International community condemns Syria over latest massacre
More than 92 killed in attack on town of Houla by government forces, including at least 32 children, UN confirms; U.S. says it will 'intensify pressure' to end Assad regime.
The United Nations said on Saturday that more than 92 people were killed in what activists described as an artillery barrage by government forces on the central Syrian town of Houla.
"This morning UN military and civilian observers went to Houla and counted more than 32 children under the age of 10 and over 60 adults killed," Major General Robert Mood, the head of the UN team monitoring the ceasefire - which has yet to take hold – said in a statement.
"The observers confirmed from examination of ordinances the use of artillery tank shells," he said, without elaborating, adding, "Whoever started, whoever responded and whoever carried out this deplorable act of violence should be held responsible."
Activists said Assad's forces shelled the town of Houla on Friday evening after security forces killed a protester and following skirmishes between troops and fighters from the Sunni Muslim-led insurgency fighting Syria's rulers, who belong to the minority Alawite sect.
The incident, which represented the worst violence since the start of a UN peace plan meant to put an end to the bloodshed in Syria's 14-month uprising, drew harsh condemnations from the international community.
U.S. Secretary of State Hillary Clinton said in a statement, "Those who perpetrated this atrocity must be identified and held to account. The United States will work with the international community to intensify our pressure on Assad and his cronies, whose rule by murder and fear must come to an end."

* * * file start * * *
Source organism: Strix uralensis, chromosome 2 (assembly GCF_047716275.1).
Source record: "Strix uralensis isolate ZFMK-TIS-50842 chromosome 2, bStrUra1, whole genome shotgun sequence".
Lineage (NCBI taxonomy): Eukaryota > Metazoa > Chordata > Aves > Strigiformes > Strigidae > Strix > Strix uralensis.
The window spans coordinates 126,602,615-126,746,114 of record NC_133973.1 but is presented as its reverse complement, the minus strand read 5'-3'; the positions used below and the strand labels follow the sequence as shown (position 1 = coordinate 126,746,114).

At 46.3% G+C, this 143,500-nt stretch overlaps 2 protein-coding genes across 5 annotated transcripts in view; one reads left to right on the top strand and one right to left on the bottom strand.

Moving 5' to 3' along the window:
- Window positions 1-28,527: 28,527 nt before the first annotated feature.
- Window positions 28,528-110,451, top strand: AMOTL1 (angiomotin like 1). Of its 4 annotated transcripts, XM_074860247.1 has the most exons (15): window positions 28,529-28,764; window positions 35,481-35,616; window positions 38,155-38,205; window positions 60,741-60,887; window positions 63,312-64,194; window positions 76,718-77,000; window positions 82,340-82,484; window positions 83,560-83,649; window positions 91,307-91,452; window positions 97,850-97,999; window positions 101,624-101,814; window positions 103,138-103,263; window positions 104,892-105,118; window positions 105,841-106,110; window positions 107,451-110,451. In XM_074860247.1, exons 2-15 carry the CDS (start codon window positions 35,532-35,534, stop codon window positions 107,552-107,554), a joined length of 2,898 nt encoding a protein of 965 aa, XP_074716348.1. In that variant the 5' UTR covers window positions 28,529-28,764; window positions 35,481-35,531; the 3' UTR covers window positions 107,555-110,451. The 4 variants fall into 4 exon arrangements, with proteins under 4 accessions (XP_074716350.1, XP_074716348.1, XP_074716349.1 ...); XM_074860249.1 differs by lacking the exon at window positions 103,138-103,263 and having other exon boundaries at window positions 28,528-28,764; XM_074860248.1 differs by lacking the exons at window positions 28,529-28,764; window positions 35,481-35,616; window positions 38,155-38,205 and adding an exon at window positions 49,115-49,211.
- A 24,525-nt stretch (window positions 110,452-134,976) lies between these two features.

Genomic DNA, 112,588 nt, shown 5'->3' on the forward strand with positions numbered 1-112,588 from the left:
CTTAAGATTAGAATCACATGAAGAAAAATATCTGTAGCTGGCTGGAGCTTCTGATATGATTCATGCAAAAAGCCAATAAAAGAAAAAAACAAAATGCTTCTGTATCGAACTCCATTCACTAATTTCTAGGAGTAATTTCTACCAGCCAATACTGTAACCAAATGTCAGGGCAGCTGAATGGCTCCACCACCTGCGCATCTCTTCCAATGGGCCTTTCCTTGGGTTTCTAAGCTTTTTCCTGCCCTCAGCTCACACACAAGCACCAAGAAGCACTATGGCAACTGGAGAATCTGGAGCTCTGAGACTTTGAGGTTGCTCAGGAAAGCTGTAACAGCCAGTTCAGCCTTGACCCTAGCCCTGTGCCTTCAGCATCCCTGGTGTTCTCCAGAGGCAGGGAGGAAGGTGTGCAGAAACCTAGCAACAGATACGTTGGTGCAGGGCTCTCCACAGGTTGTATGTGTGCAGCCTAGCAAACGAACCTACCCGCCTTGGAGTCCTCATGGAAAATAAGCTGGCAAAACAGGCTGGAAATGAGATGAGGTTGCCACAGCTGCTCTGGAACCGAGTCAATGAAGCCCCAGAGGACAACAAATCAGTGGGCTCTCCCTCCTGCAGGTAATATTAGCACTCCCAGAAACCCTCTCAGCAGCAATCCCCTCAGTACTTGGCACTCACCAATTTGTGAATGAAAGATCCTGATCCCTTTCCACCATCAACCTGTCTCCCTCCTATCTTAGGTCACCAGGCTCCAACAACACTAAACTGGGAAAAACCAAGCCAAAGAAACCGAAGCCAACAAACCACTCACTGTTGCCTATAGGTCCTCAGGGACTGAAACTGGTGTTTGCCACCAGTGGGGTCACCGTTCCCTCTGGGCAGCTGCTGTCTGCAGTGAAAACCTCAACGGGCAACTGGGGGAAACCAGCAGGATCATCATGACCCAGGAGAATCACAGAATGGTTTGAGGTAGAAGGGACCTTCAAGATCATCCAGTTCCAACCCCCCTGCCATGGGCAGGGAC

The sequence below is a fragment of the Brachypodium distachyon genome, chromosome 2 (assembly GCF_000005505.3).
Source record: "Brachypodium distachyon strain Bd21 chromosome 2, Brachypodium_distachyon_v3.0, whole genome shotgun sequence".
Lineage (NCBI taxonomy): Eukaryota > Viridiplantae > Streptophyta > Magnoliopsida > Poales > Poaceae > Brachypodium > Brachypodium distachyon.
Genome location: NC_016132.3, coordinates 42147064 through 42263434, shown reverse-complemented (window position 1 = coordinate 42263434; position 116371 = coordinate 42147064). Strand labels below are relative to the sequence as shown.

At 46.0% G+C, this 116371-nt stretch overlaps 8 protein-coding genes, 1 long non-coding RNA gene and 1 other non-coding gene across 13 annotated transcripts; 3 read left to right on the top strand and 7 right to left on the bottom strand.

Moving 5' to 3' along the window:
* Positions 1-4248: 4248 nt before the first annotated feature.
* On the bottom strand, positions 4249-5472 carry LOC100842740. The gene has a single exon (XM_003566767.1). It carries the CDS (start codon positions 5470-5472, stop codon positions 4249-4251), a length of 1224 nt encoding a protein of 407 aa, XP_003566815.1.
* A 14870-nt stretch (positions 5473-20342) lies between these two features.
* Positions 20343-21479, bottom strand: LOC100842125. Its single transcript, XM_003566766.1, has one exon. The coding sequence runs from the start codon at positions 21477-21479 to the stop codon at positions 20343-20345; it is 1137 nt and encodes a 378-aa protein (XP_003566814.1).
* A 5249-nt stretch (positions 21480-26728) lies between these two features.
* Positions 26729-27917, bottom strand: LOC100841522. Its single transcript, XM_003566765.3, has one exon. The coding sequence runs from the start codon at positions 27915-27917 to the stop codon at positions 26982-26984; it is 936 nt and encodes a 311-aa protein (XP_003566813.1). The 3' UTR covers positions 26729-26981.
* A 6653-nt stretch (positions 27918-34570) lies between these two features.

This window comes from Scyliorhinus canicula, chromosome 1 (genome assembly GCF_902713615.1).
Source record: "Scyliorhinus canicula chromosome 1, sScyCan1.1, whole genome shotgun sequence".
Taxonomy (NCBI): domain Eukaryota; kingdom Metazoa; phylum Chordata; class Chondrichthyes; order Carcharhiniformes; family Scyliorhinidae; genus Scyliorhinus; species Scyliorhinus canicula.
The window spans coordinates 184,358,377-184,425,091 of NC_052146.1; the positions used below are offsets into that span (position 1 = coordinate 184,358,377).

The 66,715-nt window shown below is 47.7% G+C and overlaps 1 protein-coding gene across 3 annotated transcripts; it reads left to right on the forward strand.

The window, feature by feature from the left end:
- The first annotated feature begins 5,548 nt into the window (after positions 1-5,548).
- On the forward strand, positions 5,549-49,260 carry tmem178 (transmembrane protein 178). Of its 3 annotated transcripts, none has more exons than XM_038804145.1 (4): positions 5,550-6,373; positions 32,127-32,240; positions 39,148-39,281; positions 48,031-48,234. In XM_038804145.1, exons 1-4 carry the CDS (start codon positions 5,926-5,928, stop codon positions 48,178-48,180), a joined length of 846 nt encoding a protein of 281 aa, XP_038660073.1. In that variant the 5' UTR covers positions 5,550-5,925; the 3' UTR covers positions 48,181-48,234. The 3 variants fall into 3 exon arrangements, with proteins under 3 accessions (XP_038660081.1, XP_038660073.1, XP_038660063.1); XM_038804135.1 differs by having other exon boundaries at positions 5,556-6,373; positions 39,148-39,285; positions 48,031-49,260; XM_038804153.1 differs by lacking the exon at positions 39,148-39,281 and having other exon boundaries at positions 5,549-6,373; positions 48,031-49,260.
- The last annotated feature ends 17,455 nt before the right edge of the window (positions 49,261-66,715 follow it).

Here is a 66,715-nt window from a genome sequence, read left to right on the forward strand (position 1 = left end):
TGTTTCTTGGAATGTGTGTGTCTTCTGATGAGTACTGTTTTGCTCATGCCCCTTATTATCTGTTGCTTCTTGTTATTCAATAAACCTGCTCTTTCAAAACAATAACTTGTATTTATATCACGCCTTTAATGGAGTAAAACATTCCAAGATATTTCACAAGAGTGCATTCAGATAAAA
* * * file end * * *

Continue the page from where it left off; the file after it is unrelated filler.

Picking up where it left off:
French Foreign Minister Laurent Fabius condemned the violence as a "massacre", and said he wanted to arrange a meeting in Paris of the Friends of Syria, a group that brings together Western and Arab countries keen to remove Assad.
U.K. Foreign Secretary William Hague said he was coordinating a "strong response" to the killings and would call for the Security Council to meet in the coming days.
In a statement, Arab League head Nabil Elaraby called the killing in Houla a "horrific crime", urging the U.N. Security Council - where Russia and China have protected Syria - to "stop the escalation of killing and violence by armed gangs and government military forces."
International envoy and former UN Secretary General Kofi Annan and current UN Secretary General Ban Ki-moon issued a statement condemning the killings. "This appalling and brutal crime involving indiscriminate and disproportionate use of force is a flagrant violation of international law and of the commitments of the Syrian government to cease the use of heavy weapons in population centers and violence in all its forms," they said.
"Those responsible for perpetrating this crime must be held to account," they added, calling on President Bashar Assad to end the use of heavy weaponry in populated areas and end all violence in the country.
Although a 6-week-old ceasefire plan negotiated by Annan has failed to stop the violence, the United Nations is nearing full deployment of a 300-strong unarmed observer force meant to monitor a truce.
The plan calls for a truce, withdrawal of troops from cities and dialogue between the government and opposition.
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